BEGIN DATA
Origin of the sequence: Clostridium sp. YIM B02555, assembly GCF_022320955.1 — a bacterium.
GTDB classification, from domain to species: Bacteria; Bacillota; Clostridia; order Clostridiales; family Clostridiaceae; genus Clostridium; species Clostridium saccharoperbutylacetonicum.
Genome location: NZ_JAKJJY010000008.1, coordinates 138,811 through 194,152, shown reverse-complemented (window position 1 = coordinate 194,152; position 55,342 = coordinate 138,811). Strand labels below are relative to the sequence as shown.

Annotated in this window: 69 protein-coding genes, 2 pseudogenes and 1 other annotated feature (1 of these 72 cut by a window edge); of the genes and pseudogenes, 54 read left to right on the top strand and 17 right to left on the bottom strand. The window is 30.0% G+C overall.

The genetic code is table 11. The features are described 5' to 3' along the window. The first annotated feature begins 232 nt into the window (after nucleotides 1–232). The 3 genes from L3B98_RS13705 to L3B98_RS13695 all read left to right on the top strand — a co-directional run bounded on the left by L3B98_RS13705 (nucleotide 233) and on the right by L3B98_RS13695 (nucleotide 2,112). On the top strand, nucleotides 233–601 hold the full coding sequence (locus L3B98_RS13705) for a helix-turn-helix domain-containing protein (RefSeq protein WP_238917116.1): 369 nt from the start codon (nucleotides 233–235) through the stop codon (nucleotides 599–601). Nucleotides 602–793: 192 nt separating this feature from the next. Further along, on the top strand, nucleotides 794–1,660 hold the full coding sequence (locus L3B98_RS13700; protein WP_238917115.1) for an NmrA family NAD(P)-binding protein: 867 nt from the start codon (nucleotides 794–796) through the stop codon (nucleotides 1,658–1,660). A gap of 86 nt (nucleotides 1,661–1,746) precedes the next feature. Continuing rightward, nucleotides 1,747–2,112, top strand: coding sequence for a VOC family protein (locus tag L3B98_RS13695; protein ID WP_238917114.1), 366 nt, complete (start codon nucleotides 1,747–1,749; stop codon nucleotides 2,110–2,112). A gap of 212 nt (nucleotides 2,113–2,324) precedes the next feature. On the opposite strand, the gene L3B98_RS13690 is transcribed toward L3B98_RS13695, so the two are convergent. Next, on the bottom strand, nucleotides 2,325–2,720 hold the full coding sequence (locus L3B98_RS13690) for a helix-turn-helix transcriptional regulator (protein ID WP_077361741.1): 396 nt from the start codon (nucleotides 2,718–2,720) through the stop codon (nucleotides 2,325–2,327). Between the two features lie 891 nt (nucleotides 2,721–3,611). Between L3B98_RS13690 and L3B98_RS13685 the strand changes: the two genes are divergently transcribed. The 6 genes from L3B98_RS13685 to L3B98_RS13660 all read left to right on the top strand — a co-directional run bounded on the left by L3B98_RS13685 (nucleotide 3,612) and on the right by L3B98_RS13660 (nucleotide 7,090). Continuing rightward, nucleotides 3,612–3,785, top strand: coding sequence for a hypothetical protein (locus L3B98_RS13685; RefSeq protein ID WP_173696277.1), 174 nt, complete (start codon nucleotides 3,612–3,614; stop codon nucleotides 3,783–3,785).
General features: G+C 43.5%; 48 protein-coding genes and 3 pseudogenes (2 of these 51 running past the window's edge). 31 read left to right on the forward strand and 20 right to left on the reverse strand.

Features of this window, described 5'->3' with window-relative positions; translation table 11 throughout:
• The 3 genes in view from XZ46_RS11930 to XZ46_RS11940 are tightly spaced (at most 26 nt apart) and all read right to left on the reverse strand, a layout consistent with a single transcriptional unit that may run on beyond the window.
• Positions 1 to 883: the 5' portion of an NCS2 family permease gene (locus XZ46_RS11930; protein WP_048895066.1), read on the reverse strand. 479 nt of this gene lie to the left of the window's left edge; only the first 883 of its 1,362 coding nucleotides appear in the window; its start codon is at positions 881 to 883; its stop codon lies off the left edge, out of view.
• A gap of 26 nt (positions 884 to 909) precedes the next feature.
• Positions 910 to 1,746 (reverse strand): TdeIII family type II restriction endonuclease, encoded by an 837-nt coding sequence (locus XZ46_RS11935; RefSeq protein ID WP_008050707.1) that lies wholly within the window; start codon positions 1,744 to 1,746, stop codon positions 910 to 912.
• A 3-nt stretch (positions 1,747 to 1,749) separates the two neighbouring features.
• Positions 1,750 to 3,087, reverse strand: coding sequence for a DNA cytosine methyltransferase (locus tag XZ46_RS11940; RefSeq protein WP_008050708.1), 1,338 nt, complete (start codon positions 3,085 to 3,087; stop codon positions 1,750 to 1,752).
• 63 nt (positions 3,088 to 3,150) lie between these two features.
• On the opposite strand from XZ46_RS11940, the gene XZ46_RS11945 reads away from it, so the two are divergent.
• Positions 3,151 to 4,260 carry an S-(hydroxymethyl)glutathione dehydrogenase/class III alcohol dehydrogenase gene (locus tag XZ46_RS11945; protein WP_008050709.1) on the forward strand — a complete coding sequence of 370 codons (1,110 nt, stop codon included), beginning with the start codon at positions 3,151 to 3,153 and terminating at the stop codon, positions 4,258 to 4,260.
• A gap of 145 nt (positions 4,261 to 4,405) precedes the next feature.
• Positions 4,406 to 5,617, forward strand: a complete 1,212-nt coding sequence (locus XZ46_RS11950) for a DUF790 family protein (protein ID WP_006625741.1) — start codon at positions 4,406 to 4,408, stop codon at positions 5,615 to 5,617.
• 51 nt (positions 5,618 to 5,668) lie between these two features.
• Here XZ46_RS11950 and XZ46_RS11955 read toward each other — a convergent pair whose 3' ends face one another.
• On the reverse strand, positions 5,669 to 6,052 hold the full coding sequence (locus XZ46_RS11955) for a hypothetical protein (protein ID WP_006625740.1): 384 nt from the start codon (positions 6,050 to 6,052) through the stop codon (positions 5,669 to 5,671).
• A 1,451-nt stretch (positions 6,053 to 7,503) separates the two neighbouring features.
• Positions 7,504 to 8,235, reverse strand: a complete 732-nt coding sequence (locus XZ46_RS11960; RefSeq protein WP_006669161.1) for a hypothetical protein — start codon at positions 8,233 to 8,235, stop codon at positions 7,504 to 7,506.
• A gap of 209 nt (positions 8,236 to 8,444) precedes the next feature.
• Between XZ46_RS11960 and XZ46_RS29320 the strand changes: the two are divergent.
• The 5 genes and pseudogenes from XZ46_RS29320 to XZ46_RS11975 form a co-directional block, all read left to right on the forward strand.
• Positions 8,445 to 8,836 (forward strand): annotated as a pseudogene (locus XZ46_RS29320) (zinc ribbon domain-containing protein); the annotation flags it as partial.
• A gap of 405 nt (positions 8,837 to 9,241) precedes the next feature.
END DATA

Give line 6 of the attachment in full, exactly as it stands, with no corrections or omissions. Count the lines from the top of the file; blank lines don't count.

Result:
General features: G+C 43.5%; 48 protein-coding genes and 3 pseudogenes (2 of these 51 running past the window's edge). 31 read left to right on the forward strand and 20 right to left on the reverse strand.